• Haze and or Fungus
  • Large amount of dust in the lens
  • Loose or tight zoom ring
  • Loose or tight focus ring
  • Oil on the aperture blades
  • Decentered lens elements
Vivitar 70-210mm f/3.5 Zoom Lens
Vivitar 70-210mm f/3.5 Zoom

Keep in mind the drawbacks vintage zooms have.

  1. Image quality will not be good when shot wide open.
  2. One or both ends of the focal range may suffer from a large amount of distortion.
  3. Zoom lenses are larger and generally heavier than primes.

Most zooms are going to be cheap to buy. Look for lenses that are clean and in good condition. (Good luck!)

  • Canon FD 70-210mm f/4
  • Canon FD 80-200mm f/4L
  • Canon FD 28-85mm f/4
Vivitar 90mm f/2.8 Macro Lens made by Komine
Vivitar 90mm f/2.8 Macro Lens made by Komine
  • My favorite vintage macro lens.
  • Available in multiple lens mounts.
  • Incredible value.
  • Sharp corner-to-corner at f/8.

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Vivitar 55mm f/2.8 Macro Lens manufactured by Komine
Vivitar 55mm f/2.8 Macro Lens manufactured by Komine
  • My second favorite vintage macro lens.
  • An excellent choice for close-up photography.
  • It does not need an extension tube to reach 1:1 magnification.

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Both of the recommended macro lenses were made by Komine. The lens was also sold under the following brand names:

  • Elicar
  • Quantaray
  • Panagor
  • Spiratone
  • Rokunar

Both are also ideal lenses for adapting on to digital cameras. Achieving critical focus is easier with manual focus lenses.

For shooting at macro magnification (1:1), the 90mm lens is going to be the better choice. It has the greater working distance.

The 55mm lens is excellent for table-top and close-up photography. It makes capturing detailed images easy.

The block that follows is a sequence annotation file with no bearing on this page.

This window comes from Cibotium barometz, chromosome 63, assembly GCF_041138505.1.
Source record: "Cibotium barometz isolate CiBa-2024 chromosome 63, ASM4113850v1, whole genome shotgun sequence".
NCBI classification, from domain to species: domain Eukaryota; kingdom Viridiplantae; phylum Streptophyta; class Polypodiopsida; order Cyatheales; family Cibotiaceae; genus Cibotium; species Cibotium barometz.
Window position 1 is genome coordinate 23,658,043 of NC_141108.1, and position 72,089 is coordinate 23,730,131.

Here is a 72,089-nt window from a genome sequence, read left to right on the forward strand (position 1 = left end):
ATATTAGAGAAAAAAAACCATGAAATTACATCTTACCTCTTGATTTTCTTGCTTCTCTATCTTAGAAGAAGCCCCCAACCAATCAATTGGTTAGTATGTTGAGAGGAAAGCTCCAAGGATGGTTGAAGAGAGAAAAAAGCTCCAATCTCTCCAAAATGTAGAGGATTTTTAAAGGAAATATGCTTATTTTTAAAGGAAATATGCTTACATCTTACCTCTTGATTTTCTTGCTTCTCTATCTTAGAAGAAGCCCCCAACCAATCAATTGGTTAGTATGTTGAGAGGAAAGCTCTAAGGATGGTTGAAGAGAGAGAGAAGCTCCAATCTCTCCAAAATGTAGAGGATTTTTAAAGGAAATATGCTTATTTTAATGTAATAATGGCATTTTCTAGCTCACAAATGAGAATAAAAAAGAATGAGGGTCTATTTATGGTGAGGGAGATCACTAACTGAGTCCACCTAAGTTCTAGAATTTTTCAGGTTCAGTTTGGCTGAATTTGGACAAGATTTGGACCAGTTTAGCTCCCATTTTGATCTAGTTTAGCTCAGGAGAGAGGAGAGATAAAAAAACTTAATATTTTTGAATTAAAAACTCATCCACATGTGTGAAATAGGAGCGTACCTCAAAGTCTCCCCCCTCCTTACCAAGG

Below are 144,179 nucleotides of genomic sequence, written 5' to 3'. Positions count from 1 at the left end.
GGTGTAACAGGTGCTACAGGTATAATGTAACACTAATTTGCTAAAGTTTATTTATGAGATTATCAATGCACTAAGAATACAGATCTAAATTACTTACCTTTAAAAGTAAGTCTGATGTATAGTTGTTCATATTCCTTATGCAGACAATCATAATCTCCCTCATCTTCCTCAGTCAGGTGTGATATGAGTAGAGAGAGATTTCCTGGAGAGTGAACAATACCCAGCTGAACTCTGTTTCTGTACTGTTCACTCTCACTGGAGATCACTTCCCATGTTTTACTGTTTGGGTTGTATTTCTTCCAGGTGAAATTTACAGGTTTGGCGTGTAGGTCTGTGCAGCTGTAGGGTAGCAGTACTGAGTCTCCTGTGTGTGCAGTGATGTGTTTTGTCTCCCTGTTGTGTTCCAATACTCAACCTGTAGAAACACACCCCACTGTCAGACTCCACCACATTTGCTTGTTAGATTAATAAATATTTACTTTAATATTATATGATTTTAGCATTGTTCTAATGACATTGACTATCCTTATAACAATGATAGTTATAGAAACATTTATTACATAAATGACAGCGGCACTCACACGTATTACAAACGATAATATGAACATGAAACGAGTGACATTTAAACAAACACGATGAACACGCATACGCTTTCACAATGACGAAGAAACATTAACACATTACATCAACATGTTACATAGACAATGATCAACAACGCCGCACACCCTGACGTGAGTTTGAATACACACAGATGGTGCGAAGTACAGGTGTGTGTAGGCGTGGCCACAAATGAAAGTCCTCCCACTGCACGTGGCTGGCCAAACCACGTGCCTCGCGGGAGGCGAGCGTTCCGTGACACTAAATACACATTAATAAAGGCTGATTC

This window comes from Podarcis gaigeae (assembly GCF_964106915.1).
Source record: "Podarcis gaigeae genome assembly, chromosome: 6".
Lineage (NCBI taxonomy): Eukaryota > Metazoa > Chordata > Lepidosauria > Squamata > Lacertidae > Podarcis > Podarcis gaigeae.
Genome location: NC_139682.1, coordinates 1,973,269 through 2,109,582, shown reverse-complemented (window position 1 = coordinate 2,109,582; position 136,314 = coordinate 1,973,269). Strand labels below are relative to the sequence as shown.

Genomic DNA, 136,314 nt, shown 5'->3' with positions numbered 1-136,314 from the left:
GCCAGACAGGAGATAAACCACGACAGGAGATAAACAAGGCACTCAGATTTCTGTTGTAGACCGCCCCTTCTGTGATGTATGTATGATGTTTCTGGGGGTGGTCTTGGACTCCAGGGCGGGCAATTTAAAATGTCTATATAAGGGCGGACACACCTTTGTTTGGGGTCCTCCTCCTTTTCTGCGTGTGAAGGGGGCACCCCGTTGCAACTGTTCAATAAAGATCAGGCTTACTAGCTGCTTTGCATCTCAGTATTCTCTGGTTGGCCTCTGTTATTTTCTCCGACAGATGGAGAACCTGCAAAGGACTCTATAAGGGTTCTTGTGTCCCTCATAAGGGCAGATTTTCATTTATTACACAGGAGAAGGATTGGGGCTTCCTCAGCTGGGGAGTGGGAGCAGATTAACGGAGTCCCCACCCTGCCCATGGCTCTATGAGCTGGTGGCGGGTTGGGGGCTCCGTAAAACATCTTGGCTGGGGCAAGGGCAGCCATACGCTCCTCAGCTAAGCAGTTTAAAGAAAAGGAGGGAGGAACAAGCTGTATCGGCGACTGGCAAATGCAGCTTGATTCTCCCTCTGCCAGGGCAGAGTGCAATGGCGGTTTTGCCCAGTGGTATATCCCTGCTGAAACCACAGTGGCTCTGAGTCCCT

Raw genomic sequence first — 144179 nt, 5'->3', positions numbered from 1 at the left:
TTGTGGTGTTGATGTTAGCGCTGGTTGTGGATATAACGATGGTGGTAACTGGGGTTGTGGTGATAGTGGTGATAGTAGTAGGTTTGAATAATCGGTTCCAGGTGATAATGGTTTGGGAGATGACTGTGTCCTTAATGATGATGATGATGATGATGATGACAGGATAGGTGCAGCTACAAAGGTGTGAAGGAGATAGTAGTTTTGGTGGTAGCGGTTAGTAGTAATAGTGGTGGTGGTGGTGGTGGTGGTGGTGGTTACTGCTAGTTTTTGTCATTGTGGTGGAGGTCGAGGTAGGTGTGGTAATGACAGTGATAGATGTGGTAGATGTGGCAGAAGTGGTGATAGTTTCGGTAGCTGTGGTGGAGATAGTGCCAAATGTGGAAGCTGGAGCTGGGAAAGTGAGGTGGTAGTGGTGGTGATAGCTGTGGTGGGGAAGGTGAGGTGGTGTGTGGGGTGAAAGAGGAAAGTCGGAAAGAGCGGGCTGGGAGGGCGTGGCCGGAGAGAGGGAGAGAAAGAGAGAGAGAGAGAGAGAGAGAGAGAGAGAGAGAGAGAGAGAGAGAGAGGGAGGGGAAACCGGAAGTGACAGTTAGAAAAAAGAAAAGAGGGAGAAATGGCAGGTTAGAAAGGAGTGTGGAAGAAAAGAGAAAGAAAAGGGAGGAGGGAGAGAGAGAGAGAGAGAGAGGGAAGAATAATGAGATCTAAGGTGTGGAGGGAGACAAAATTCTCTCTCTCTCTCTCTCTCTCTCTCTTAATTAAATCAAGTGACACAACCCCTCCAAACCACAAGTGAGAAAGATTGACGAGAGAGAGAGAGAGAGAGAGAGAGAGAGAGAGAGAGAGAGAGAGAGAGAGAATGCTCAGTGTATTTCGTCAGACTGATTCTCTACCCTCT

There is a Vivitar 90mm f/2.8 Macro Lens Review and a Vivitar 55mm f/2.8 Macro Lens Review.

The Canon FD macro lenses requires an extention tube to achieve 1:1 macro magnification. The lenses will still be usable without the extention tube. They will be limited to 1:2 magnification.

  • Canon FD 50mm f/3.5
  • Canon FD 100mm f/4
  • Canon FD 200mm f/4
Canon AE1 Lens Mount
Canon AE1 Lens Mount

The entire new FD lens rotates to lock onto the camera. Original FD lenses have a breech-lock ring at the back of the lens that needs to be turned in order to mount a lens.

FD and new FD lenses are interchangeable with each other. There are no compatibility issues.

Sometimes you will see new FD lenses referred to as FDn lenses.

The change in the design of the breech-lock ring was due to complaints about lenses getting stuck. This can be avoided by going slow and not forcing anything.

Canon FD and new FD lenses can be visually identified. New FD lenses will have a red button on the barrel of the lens, near the mount.

The older FD lenses have a metal ring that needs to be rotated after the lens is mounted to lock it into place.

Canon AE-1 Lens Mount FD
Canon AE-1 Lens Mount FD

The Canon FL mount preceded the FD mount. You can use FL lenses on the FD mount, and FD lenses can be used on the FL mount.

What Canon FL mount lenses lack is the ability to do auto stop-down metering. This means the lens will need to be stopped down with the depth-of-preview switch in order for the light meter to display an accurate reading.